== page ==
Abby Turner

Abby Turner is a junior in high school in Columbus, Ohio. She is on her school’s yearbook and online newspaper publication staff and hopes to someday pursue a communication or journalism degree in college. Outside of school, she loves to volunteer at the local cat shelter and participates in her school’s YoungLife chapter.

Creating a Safe Space Through Education

Education about the gender spectrum could create an environment where members of the LGBTQ+ community thrive in education and self-exploration.

As a high-school student, I go to school to learn more about the world around me and about myself. At school, I can express myself and show my peers who I am—hopefully without judgment. School should be a place that fosters every student’s learning and exploring, not hindering it. 

But this isn’t the case for some members of the LGBTQ+ community. The lack of education in schools on gender identity and the gender spectrum limits peers’ understanding of their identities. 

Education about the gender spectrum could create an environment where members of the LGBTQ+ community thrive in education and self-exploration. 

The lack of education about the gender spectrum can have many effects that interfere with a student’s education. Students may fear to express themselves in a classroom setting, which could impact their grades. If they do express themselves and their gender identity isn’t recognized, they may struggle with who they are and who they want to be. 

Society’s binary standards for gender could limit human potential by causing students to not perform to the best of their abilities. 

Limited understanding makes us see something as “different,” which often has a negative connotation. Without proper gender-identity education, students may view nonbinary gender identities as wholly different from identifying as a man or a woman—they may not understand that gender identity exists on a spectrum. This can lead to bullying in school and struggling with acceptance at home. (The bullying and discrimination is not limited to students—teachers may also take their biases into the classes they teach.)

Schools today are able to participate in diverse activities and education with students. These programs, like the one at my school called “Patriot Period,” often look at race and religion, attempting to bridge the gap between preconceived notions and reality. Why can’t the curriculum of diversity include gender identity? This would allow students to broaden their perspectives of the gender spectrum and end previous biases.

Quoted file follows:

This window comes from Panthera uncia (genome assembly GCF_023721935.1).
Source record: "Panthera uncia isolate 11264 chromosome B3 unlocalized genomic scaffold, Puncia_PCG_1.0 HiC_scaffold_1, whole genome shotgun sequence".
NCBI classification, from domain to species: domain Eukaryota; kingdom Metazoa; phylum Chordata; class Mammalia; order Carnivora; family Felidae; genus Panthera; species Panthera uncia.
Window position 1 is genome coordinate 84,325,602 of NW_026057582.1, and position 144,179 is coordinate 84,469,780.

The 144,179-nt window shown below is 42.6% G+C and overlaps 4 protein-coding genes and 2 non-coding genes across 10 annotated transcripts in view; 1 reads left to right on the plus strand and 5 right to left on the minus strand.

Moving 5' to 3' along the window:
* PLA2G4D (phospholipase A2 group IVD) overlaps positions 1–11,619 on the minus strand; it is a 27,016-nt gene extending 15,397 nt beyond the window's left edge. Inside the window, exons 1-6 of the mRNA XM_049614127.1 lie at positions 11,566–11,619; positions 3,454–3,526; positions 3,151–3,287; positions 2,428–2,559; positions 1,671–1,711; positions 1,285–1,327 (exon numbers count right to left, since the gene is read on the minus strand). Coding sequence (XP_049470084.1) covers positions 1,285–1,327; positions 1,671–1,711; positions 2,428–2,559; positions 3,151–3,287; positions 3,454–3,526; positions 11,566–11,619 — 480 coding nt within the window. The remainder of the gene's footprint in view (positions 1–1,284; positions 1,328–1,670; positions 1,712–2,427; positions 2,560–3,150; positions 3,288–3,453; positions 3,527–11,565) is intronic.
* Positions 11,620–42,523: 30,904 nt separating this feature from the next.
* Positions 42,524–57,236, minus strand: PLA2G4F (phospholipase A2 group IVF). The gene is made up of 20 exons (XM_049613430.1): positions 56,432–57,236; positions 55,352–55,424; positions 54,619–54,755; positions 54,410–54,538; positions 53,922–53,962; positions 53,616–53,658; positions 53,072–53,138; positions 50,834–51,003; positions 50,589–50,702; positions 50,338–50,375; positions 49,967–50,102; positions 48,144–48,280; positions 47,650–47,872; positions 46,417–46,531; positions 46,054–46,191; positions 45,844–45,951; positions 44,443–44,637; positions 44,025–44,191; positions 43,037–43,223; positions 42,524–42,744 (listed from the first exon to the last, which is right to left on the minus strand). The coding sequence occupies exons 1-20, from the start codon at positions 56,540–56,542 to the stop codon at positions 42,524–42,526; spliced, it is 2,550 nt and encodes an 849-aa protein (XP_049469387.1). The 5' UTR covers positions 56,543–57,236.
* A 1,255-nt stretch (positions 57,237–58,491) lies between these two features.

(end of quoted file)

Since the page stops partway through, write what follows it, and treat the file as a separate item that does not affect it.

Education has always had immense power, and when combined with gender identity, it can create a safe space for everyone. 

Unfortunately, education on the gender spectrum will not completely stop intolerance of different gender identities. Different religions are taught in schools, yet anti-Semitic and Islamophobic actions still take place in our world today. Education on race alone does not eradicate racism. These are ideas, built over hundreds of years, of the way things “should” be. It’s hard to break that barrier, even with impressionable students. They’re influenced by the views and ideologies they face in their own homes. 

Ignorance still exists in the adult world over this topic as well. I remember reading different articles when Sam Smith came out as nonbinary. Even when covering the singer’s story, news outlets still referred to them with the pronouns he/him/his. We need to raise a generation that is accepting of people’s ideas and gender identities, even if they’re not similar to their own. 

Respecting nonbinary and transgender individuals starts with referring to them by their correct pronouns and their preferred names.

I wish that my school had education on the gender spectrum and identity. Learning about the gender spectrum would allow me, a straight cisgender person, to better understand my peers and help create a better environment for them. Efforts in my school exist today, such as the Gay-Straight Alliance Club (GSA), but it is about sexuality only and limited to those who want to join. As a collective effort from students and staff members, safe areas can be formed where students outside the gender binary can thrive, too. No matter their gender identity, race, or religion, all students should have the freedom to maximize their human potential in school.

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